Local variation in recombination rates of the honey bee (Apis mellifera) genome among samples from six disparate populations
Meiotic recombination is an essential component of eukaryotic sexual reproduction, but its frequency varies within and between genomes. Although it is well established that honey bees have a high recombination rate with about 20 cM/Mbp, the proximate and ultimate causes of this exceptional rate are poorly understood. Here, we describe six linkage maps of the western honey bee Apis mellifera that were produced with consistent methodology from samples from distinct parts of the species near global distribution. We compared the genome-wide rates and distribution of meiotic crossovers among the six maps and found considerable differences. Overall similarity of local recombination rates among our samples was unrelated to geographic or phylogenetic distance of the populations that our samples were derived from. However, the limited sampling constrains the interpretation of our results, because it is unclear how representative these samples were. In contrast to previous studies, we found only in two datasets a significant relation between local recombination rate and GC content. Focusing on regions of particularly increased or decreased recombination in specific maps, we identified several enriched gene ontologies in these regions and speculated about their local adaptive relevance. These data are contributing to an increasing comparative effort to gain an understanding of the intra-specific variability of recombination rates and their evolutionary role in honey bees and other social insects.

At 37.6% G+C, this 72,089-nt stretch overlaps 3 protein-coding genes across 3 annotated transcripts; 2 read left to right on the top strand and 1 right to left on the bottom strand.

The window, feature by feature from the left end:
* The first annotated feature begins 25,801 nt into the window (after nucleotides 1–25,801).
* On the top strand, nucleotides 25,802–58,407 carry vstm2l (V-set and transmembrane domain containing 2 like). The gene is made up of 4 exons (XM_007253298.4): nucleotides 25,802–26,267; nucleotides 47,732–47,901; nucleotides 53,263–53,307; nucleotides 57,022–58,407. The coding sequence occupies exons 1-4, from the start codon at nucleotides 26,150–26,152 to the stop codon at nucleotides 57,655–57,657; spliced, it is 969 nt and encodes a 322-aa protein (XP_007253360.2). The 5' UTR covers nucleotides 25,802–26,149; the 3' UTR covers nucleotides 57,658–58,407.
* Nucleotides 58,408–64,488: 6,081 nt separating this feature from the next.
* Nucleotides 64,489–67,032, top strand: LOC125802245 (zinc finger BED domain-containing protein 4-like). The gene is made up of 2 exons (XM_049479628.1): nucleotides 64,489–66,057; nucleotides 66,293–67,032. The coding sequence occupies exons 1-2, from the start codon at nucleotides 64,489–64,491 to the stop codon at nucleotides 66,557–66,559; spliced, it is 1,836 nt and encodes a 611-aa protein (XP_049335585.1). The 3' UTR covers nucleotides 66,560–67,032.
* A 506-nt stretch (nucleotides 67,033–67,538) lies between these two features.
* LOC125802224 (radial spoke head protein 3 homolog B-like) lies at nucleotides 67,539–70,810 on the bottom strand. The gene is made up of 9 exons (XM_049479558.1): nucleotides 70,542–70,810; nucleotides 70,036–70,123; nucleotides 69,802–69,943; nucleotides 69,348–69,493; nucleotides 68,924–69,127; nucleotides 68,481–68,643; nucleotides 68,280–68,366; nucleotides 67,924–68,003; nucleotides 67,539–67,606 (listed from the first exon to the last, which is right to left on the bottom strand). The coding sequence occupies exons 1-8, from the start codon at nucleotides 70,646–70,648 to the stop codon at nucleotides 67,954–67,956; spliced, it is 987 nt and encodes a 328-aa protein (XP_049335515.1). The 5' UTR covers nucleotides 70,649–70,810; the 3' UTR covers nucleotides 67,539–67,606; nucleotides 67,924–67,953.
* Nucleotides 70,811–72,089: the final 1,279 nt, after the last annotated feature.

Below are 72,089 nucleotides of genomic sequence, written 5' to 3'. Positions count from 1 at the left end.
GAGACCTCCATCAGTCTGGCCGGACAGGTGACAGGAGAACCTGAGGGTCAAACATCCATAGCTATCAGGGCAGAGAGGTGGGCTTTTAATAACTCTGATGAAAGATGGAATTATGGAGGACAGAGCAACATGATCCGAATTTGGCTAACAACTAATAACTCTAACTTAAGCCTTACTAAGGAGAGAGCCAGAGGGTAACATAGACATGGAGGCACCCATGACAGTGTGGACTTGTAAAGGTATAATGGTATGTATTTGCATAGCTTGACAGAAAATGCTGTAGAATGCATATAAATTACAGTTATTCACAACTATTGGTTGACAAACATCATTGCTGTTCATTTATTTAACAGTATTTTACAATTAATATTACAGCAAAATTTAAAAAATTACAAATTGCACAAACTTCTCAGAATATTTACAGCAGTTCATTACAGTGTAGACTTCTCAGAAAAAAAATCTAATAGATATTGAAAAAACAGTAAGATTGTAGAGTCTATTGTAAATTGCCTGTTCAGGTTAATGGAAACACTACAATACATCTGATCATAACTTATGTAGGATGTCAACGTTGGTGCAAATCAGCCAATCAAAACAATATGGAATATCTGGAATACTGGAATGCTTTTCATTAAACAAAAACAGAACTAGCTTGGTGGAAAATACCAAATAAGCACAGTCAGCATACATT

KeywordsGenome evolution Genetic diversity Meiotic recombination Intra-specific variability Crossover
We would like to thank all instructors and fellow students of the Math-Bio REU-site at UNCG for their support and collegial working atmosphere. We appreciate the opportunity to sample “Russian” colonies from Steven Coy (then President of the Russian Honey Bee Breeders) in Perkinston, Mississippi. We would like to thank Sharon Furiness and the Genomics Core Lab at TAMU Corpus Christi for performing the ddRAD library preparation, SE sequencing, and SNP extraction. Esmaeil Amiri assisted in the data management. We would also like to thank three anonymous reviewers whose comments on a previous version of this manuscript helped us to improve the presentation of our study. Research reported in this publication was supported by the National Institute of General Medical Sciences of the National Institutes of Health under award number R15GM102753. Further financial support was provided by the US National Science Foundation (DMS #1359187) and UNCG.
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